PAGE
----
• Put it on your calendar, giving yourself at least an hour. A LinkedIn relationship audit could easily fall into the “when I get around to it” pile if you don’t make it a priority. Putting it on your calendar serves as a commitment of sorts, making it more likely it will happen. It’s also important to allot enough time to the task. An hour may be adequate depending on how many connections you have, but you may need even more time.
  • Focus on the task at hand. Closely study each connection’s profile to understand what opportunities may exist for you to strengthen your relationships. Don’t skip anyone; some of what you discover may surprise you. Has a connection changed jobs? Have they joined any groups that might reveal a shared interest? Have they posted any status updates that open the door to a conversation? Approach this effort like an archeologist would approach a dig site, meticulously looking for artifacts of value.
  • Use “tags” to identify actions to take in the future. LinkedIn allows you to “tag” your connections in a way that makes them sortable beyond the search feature. Use this to categorize contacts based on actions you want to take in the future. For example, let’s say you want to have lunch with some of the connections with whom you’ve lost touch. You’ll only be able to schedule so many lunches immediately, of course, but you can always plan ahead. Apply a “lunch” tag to those contacts you want to meet up with and revisit it every couple weeks and you’ll continue benefitting from your audit long after it’s completed.
  • Keep score. To get the most out of your audit, make sure you measure success. How many of your connections did you reach out to? How many responded? Most importantly, what opportunities did you realize that may not have otherwise emerged? Evaluating the outcome will help you make this effort even more worthwhile in the future.

Conducting a LinkedIn audit may seem daunting when you consider everything else already on your to-do list. Look at it this way, however: nothing in your professional life is more important than relationships. Why not take the time, then, to make them a little stronger? 


Is LinkedIn losing its focus?

Last week, LinkedIn announced it would lower its age limit to 14 for U.S. members and to 13 in some foreign countries. As I stated in this post, I think it’s a step in the wrong direction. LinkedIn has always been uniquely designed as a portal for working adults, and mixing in a younger audience may significantly dilute its purpose.

That’s not the only evidence pointing to LinkedIn going a little bit off the rails, however. Take this, from today’s post on the LinkedIn Marketing Solutions blog:

Gone are the days when LinkedIn was viewed as a marketing platform strictly for B2B companies. With a growing network of over 238 million professionals on LinkedIn today, we have helped B2C brands build relationships with some of the most affluent, educated, socially influential consumers worldwide.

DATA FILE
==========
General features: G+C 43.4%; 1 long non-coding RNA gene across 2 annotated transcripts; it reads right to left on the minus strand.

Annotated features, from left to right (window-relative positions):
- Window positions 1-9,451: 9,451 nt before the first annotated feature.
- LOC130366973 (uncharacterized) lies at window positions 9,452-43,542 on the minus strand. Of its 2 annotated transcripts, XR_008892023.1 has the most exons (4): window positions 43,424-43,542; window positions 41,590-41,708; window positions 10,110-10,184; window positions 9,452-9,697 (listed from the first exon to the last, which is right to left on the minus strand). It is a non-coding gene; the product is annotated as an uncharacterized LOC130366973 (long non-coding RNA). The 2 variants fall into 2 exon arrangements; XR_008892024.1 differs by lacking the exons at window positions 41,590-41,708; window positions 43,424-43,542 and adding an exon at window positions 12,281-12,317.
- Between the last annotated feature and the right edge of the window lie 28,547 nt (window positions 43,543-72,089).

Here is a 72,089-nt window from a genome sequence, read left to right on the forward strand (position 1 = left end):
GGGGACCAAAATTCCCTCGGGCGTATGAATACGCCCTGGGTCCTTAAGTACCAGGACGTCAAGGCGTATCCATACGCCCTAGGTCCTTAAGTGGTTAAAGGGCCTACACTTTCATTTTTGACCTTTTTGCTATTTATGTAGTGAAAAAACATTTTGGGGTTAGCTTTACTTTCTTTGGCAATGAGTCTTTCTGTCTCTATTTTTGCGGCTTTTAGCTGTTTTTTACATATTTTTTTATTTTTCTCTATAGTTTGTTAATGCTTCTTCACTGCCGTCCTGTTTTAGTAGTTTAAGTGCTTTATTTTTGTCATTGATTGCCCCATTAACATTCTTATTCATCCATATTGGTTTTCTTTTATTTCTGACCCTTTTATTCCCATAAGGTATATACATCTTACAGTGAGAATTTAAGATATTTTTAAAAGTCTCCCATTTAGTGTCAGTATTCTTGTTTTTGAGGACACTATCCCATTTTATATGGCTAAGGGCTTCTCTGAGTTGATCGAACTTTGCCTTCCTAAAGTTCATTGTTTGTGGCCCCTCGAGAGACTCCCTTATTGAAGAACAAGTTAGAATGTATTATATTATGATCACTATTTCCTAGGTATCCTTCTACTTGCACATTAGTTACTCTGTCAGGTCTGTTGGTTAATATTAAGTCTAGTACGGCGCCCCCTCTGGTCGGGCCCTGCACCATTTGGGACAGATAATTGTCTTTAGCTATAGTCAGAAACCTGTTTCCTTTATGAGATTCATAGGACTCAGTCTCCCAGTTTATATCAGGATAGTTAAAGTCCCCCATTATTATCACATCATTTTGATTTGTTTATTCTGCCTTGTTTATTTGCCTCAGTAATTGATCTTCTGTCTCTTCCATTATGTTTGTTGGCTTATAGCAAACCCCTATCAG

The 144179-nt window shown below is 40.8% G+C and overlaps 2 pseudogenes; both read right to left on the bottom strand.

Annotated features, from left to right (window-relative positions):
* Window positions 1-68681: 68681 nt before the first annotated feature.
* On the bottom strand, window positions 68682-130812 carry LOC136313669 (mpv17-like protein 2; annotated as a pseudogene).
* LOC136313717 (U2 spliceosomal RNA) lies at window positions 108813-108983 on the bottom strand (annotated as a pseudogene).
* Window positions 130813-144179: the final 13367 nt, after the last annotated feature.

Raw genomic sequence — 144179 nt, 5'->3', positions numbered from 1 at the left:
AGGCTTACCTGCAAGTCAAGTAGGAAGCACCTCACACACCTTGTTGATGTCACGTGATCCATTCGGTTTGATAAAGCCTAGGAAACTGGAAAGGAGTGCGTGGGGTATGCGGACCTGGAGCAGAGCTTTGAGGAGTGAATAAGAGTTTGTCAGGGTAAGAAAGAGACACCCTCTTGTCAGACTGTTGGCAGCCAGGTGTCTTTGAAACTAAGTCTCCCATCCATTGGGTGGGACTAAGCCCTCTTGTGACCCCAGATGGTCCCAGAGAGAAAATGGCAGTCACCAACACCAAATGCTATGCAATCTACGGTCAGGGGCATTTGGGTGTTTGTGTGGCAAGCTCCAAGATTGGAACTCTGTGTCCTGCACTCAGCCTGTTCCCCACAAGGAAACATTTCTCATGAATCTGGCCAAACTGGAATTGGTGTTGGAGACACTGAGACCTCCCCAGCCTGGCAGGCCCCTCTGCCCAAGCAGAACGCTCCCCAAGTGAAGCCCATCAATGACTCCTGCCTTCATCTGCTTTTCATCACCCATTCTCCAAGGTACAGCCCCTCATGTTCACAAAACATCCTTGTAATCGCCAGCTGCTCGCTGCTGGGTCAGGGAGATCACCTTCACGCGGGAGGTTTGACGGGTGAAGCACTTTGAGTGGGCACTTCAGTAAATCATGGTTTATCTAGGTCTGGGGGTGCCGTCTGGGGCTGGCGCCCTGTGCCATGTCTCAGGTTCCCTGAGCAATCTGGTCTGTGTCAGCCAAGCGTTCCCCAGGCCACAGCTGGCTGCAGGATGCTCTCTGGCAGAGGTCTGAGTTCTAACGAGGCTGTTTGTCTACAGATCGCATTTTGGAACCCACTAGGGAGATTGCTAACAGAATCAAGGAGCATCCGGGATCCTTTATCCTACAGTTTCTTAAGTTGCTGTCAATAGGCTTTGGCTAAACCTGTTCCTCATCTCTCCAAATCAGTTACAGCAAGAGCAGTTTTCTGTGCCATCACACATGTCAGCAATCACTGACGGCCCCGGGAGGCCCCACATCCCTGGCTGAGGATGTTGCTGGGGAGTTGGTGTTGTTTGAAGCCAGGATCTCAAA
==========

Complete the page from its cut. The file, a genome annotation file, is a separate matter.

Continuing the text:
I think the intended response to this was supposed to be, “Great job, LinkedIn! Now my B2C company can reach customers on your site!” My response, though, was more along these lines: “Bullshit. LinkedIn’s primary benefit has always been its focus on the B2B space.”

I don’t see this as anything but a marketing ploy designed to get B2C companies thinking about putting more effort–and, more importantly, advertising dollars–toward LinkedIn. However, it may be exactly the wrong type of message to send to the B2B companies who find value in LinkedIn, somewhat at the expense of other networks. As always, the more you try to be all things to all people, you start to become nothing to anyone. If LinkedIn continues to attempt to get more people in the tepee, it may crowd out those who helped put up the tent poles up in the first place.

Quick Tip Tuesday: How to get less email from LinkedIn (and stop those pesky Endorsements notifications)

A friend stopped by my office the other day and asked if there was anything he could do to stop getting emails from LinkedIn every time he receives an endorsement. The answer is yes, and it applies to other notifications as well. Here’s how to take control:

Developing Your LinkedIn Strategy: a FREE resource

strat formThere’s a lot of information out there that can help you make better use of LinkedIn. For many users, however, there’s one important missing piece: they don’t have an overarching strategy that can guide them in deciding who they should be connecting with and how they should spend their time. That’s why I’ve created a free resource called “Developing Your LinkedIn Strategy.” It’s a concise, easy to use form that helps you answer some of the important questions you should consider if you want get more out of your investment in your time on LinkedIn. Download it here–and drop a note in the comments if you have any questions.